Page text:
That's another thing that should come up more often in DF but doesn't. I think a deliberate attempt to fry someone's gizmos happens once, and every other time it happens it's just comic relief.
Other things wizards can do:
This is what being a wizard gives you. Education on things like rituals and spells and negotiating with demons, those are things you must learn.
- Swear binding contracts on their own name.
- Insist on being taken seriously by Elder Things (no obligation, but they can still insist).
- Charge up the batteries in magical doodads.
- Look into someone's eyes and see their soul (usually an awful idea, doubly so since they can see yours).
- Switch on Wozerd Vision to reveal magic and Hidden Stuff (usually an awful idea, since you can't forget what you've seen, and some of them don't want to be seen).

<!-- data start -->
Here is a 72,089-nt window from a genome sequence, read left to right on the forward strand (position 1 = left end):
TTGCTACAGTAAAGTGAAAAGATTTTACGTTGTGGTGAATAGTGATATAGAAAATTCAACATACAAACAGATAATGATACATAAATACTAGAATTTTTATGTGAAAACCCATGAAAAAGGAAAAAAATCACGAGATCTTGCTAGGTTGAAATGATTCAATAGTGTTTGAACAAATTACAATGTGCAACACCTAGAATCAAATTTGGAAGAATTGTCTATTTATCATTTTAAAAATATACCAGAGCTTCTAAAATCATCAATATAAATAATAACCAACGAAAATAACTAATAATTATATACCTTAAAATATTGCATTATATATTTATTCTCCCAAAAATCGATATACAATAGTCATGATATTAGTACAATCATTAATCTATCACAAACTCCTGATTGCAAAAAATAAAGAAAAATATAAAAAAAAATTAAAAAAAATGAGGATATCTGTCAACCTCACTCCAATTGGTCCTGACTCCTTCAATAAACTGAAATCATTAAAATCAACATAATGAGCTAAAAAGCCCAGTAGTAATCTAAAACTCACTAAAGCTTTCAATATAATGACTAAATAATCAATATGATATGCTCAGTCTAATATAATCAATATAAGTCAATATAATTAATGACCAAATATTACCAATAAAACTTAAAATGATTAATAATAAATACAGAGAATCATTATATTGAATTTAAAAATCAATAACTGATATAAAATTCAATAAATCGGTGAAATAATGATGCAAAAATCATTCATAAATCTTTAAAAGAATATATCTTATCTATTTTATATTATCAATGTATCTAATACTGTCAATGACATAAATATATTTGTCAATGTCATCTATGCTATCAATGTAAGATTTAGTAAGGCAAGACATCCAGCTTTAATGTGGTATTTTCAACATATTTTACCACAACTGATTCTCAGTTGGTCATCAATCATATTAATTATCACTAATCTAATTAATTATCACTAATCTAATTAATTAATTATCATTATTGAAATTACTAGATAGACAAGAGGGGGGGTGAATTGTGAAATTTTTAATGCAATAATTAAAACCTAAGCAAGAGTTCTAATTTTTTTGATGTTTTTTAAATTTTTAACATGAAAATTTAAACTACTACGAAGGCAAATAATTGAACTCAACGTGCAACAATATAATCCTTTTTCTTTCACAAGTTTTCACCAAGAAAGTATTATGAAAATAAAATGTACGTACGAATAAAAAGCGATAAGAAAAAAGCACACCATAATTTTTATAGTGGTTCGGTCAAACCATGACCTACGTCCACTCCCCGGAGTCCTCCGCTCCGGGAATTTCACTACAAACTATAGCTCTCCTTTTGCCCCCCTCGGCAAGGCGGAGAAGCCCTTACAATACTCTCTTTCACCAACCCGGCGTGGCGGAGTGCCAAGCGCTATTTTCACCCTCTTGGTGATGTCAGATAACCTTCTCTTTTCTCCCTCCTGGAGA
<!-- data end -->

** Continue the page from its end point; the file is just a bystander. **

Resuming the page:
- Live a long time unless they die.
What goes on a wizard's character sheet?
His six derived stats, g20 style. His... number of MD? Is this MD based? Power? Defining element/emotion, of course. We'll figure out the rest.
Another detail, stolen as much from Pact wizards as DF ones: wizard gear gets better with age. New stuff melts in their hands, old stuff becomes heavy with significance. "If new stuff melts in their hands, how do they get old stuff?"
By buying second-hand. Wozerds do lots of thrifting.
I suppose things like plant/animal fiber cloth, wax candles, and suchlike don't count as "new" stuff. So organic materials get something of a pass — though maybe not for all wizards. Now I'm imagining a necromancer who just kills anything near him younger than a few years. Animals, insects, children, trees. The grass wilting as he passes because his antiquity-aura is too powerful and too hostile.